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Are you obligated to pay arrear levies when purchasing a sectional title unit? Part 1

Recently, the High Court and the Supreme Court of Appeal (SCA) was required to interpret Section 15B(3)(a)(i)(aa) of the Sectional Titles Act 95 of 1986 in relation to a sale in execution in the case of the Body Corporate of Marsh Rose v Arno Steinmuller and others.

The Sectional Titles Act 95 of 1986 stipulates in Section 15B(3)(a)(i)(aa) that the registrar of deeds shall not register a transfer of a unit or an undivided share therein unless he is presented with a conveyancer’s certificate attesting to the fact that, as of the date of registration, the body corporate has certified that all monies owed to the body corporate by the transferor in respect of the said unit have been paid, or that payment has been made to the satisfaction of the body corporate.

In this matter, Mr Steinmuller bought a property in a sectional title scheme sold by the sheriff in a sale in execution. The previous owner of the property owed money to the body corporate of Marsh Rose in respect of arrear levies. The body corporate obtained a judgment against the previous owner for the said amount. When Mr Steinmuller purchased the property at the sale in execution, the judgment debt was still due. The body corporate sent Mr Steinmuller an invoice stating that an amount was owed to them for the property purchased (the clearance figures), which had to be paid before the body corporate would provide the clearance certificate. According to the terms of the sale in execution, Mr Steinmuller was required to pay any levies that were owed to the homeowners’ association or body corporate.

He insisted on receiving the ledgers containing the sums claimed for levies for the specific period, as well as the resolutions passed by the body corporate’s trustees regarding the interest charged thereon. The body corporate declined to give the requested information. It stated that Mr Steinmuller was not yet the owner and therefore not entitled to receive it. Due to this, he filed an application with the High Court of Gauteng, requesting an order directing the body corporate to sign all documents and take the required actions to enable the transfer of the property into his name, against payment of R150 000 into a trust account as security for the levies that the body corporate was owed.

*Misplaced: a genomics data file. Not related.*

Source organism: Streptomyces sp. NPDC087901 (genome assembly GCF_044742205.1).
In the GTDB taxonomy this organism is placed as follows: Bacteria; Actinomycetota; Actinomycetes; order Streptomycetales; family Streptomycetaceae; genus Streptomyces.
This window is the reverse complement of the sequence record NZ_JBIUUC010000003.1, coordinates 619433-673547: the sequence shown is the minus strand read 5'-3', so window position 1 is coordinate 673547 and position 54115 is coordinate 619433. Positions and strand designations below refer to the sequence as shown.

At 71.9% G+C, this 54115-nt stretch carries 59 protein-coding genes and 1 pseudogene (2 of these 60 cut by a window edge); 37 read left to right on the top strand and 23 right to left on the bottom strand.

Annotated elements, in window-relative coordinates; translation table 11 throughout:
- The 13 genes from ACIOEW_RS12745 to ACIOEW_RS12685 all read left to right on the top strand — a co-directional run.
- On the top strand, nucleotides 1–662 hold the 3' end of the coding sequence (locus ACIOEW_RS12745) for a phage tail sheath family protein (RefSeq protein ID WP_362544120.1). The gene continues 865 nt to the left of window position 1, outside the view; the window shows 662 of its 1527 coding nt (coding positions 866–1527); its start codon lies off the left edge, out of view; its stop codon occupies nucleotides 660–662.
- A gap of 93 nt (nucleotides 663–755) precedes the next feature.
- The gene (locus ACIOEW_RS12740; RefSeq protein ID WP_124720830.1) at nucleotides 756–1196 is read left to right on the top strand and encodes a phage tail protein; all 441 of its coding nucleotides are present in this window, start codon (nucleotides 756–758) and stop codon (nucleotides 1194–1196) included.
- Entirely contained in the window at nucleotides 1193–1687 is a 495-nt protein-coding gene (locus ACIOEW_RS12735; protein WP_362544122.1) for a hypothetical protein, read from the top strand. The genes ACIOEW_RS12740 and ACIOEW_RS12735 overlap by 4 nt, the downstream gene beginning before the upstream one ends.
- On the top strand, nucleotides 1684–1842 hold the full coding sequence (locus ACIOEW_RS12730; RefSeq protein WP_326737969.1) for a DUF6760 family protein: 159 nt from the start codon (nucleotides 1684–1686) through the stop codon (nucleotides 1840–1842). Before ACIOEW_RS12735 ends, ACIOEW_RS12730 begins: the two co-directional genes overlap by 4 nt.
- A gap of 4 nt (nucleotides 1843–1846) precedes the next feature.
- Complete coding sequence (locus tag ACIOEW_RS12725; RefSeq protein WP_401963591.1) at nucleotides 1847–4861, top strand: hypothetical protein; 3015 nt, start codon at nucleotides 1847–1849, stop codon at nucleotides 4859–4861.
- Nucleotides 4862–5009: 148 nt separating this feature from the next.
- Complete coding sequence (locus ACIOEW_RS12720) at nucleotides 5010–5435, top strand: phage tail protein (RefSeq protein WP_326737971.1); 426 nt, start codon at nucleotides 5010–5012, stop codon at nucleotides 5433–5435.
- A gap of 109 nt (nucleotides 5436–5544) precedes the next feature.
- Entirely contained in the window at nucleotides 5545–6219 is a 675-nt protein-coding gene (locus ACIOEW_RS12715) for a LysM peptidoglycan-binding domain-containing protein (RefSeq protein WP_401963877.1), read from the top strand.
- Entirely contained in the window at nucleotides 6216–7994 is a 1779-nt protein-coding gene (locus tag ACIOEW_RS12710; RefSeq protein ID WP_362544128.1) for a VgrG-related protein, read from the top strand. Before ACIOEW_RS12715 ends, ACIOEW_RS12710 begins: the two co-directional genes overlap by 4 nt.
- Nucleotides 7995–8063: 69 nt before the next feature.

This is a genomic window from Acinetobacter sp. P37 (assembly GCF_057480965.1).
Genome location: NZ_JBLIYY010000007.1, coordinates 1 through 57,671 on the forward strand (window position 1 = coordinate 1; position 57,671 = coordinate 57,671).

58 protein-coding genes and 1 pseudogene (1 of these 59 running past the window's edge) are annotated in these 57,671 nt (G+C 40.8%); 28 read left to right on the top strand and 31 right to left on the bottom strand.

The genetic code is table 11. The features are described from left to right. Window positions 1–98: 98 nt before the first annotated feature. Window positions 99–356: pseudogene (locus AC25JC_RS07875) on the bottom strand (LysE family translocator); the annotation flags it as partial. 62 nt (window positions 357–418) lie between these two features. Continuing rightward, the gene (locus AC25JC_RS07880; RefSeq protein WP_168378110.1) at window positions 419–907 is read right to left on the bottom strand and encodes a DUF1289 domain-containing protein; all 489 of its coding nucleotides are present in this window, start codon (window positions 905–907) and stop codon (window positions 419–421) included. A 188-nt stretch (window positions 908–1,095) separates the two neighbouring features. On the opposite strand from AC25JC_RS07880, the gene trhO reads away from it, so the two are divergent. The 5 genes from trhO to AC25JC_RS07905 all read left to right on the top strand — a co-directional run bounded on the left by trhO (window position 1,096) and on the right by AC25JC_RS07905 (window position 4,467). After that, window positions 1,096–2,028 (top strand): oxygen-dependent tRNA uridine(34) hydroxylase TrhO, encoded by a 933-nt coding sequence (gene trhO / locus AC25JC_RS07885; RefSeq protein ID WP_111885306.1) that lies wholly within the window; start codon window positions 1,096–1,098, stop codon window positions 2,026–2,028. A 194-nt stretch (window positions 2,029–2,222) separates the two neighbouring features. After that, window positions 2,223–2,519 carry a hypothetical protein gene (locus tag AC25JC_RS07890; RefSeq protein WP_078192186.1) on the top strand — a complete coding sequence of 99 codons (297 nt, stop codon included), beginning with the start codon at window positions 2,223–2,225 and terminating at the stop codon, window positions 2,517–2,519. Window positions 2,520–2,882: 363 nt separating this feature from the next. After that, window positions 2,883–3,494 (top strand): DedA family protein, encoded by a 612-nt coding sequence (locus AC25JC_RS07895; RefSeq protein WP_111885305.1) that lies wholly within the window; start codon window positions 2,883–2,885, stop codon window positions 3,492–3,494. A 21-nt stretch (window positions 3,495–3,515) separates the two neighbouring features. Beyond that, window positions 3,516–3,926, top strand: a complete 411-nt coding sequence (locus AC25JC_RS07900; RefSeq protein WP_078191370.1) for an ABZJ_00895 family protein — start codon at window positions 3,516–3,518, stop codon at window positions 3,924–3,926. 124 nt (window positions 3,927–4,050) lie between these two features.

The High Court granted his application with an increase of the sum to be paid into a trust account as security. The judgment debt that the body corporate acquired against the property’s former owner was not included in the sum granted. According to the court’s ruling, a judgment debt is not an obligation owing to the property and thus should not be a burden on the new purchaser. The body corporate appealed to the SCA with the National Association of Managing Agents (NPC) as co-appellant. The SCA ruling will be discussed in part 2 hereof.

While every reasonable effort is taken to ensure the accuracy and soundness of the contents of this publication, neither the writers of the articles nor the publisher will bear any responsibility for the consequences of any actions based on information or recommendations contained herein. Our material is for informational purposes.

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